The next director of the Federal Electricity Commission (CFE) plans to review power prices but will not seek to dismantle the 2013 energy reforms.
“We’re going to respect the law as it is; what we’re going to seek is for the commission to really compete, if they don’t let it compete, [electricity] rates go up. If it buys electricity and doesn’t generate [power], how is it going to compete?” Manuel Bartlett told reporters yesterday.
He explained that the Andrés Manuel López Obrador-led government would also seek to introduce “social rates” that could see people on low incomes obtain government subsidies to offset their electricity costs.
Bartlett said that lower rates would also be extended to the industrial sector and that a price review would focus particularly on states with hotter climates where people complain most about high electricity prices and, in some cases, refuse to pay.
“The market doesn’t pay much attention to that but we will,” he said.
López Obrador said earlier this week that his government will cancel debts owed to the CFE by people in “civil resistance” against the public utility.
In an interview with the newspaper El Universal, Bartlett responded to criticism about his appointment to head the CFE, which has included a plea from the Mexican Employers Federation (Coparmex) to the president-elect to reconsider his choice and a comment from López Obrador’s campaign manager, Tatiana Clouthier, that there were better people for the job.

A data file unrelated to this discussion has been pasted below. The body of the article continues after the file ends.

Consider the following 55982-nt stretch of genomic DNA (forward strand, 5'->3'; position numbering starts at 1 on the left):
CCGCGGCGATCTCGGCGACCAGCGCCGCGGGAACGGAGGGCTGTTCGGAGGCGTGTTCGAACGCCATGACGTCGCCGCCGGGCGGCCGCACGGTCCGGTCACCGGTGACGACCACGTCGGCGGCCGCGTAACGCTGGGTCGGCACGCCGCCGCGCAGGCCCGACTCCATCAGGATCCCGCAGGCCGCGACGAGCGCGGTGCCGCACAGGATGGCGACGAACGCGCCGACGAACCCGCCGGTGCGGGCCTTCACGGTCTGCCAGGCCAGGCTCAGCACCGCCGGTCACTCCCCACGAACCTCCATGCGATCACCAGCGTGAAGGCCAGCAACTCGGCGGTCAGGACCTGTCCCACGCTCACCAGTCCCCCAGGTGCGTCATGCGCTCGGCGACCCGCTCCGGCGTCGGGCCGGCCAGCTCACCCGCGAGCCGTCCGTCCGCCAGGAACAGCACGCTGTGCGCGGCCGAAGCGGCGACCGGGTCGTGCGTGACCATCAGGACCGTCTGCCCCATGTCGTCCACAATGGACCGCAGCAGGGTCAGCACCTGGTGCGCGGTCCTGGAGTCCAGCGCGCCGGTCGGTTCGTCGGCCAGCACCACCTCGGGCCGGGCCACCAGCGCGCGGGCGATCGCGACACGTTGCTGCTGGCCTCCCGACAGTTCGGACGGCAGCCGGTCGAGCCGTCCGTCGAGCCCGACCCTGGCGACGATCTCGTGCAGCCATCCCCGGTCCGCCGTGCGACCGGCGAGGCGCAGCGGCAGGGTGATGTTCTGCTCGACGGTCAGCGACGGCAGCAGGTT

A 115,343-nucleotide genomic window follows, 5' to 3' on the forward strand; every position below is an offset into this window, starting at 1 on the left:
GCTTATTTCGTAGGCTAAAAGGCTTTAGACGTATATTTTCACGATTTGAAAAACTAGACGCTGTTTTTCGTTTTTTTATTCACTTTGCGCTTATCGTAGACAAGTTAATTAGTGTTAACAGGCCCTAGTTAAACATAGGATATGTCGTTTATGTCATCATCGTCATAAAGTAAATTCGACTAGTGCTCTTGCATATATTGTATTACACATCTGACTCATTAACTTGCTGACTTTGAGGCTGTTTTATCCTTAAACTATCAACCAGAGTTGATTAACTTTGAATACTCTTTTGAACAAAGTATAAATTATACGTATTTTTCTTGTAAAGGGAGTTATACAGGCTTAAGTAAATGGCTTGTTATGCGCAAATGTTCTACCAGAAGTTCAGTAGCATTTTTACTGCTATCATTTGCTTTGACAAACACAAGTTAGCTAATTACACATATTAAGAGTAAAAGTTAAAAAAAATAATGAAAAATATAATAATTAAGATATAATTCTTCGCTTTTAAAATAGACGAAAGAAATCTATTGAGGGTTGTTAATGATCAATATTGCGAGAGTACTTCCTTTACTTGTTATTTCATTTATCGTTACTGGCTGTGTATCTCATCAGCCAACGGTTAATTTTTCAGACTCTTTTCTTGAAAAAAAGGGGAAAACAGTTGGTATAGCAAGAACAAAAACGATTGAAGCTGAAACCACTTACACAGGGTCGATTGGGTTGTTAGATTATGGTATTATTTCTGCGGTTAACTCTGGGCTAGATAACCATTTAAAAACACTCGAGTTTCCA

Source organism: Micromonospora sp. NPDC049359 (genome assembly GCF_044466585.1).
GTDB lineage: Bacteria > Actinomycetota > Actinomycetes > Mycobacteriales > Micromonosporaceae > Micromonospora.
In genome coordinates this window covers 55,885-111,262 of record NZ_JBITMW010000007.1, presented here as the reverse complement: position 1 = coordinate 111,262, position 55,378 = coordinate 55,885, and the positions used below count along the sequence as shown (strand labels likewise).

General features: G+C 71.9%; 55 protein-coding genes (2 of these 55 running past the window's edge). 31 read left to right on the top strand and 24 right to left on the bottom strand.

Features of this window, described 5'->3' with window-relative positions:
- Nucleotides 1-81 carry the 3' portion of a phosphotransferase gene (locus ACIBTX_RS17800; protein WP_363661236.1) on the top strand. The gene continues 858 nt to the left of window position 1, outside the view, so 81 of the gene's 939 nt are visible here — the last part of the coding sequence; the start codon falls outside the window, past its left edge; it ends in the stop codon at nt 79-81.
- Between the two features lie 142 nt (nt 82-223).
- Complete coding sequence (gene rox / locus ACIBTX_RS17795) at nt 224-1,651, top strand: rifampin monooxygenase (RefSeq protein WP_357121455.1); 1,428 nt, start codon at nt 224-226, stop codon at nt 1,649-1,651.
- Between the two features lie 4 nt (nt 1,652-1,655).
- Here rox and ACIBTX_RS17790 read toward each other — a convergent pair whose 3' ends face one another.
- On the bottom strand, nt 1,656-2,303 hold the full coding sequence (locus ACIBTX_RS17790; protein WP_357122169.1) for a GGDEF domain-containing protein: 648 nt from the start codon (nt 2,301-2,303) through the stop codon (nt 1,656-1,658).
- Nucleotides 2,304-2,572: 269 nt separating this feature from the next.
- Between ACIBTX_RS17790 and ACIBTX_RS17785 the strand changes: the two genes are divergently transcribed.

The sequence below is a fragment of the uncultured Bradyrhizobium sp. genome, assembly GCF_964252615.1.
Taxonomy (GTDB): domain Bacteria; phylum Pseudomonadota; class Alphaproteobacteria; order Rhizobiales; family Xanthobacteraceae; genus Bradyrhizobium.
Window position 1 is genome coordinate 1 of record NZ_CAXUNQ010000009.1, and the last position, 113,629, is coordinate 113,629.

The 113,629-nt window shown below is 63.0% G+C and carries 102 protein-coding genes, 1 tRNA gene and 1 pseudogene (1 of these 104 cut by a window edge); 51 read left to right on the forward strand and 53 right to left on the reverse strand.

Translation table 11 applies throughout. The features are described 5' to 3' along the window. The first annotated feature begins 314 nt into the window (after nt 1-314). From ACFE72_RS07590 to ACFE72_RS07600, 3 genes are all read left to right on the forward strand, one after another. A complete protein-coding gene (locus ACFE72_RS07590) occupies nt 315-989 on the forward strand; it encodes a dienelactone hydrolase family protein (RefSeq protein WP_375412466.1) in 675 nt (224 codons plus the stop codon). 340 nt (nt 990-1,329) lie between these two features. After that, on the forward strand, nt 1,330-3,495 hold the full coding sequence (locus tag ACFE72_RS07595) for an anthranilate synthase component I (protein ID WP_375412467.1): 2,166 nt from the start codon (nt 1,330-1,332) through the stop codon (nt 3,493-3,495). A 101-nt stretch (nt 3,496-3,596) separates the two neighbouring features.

“They say that I don’t have the [right] profile, that [the head of the CFE] should be an electrician, a technician, but if you look at who the directors of big companies are, it’s the other way around,” he said.
“The heads of big electric companies are not electricians . . . private businessmen lead them.”
He added that he didn’t appoint himself but was appointed by López Obrador, who has emphasized that Bartlett has been defending the national electrical industry for more than 15 years.
Asked whether he would consider relinquishing the appointment, the 82-year-old former governor of Puebla and federal interior secretary said that such a move would only serve to satisfy Coparmex and his other critics before deriding the idea as illogical.
Bartlett said the first thing to do at the CFE — Mexico’s second most powerful state-owned company after Pemex — will be to establish “why it lost 40 billion pesos (US $2.1 billion) in six months, why it has a growing debt, why it doesn’t generate electricity . . . and why it’s raising rates instead of lowering them.”
He also said that identifying corruption within the company, for which he charged the federal government has awarded it a “gold medal,” will be a priority, adding that all current contracts the CFE has signed will be reviewed.
Bartlett has been an outspoken critic of the energy reform introduced by the current federal government. It opened up the sector to private and foreign companies, ending a 75-year-long state monopoly.
He told El Universal that he saw himself as a “nationalist,” adding “obviously I’m not a neoliberal.”
However, he rejected that he was a dinosaur, a disparaging term in Mexican politics used to describe old-fashioned leaders from the Institutional Revolutionary Party (PRI), which long dominated the political landscape but suffered a crushing defeat at the July 1 elections.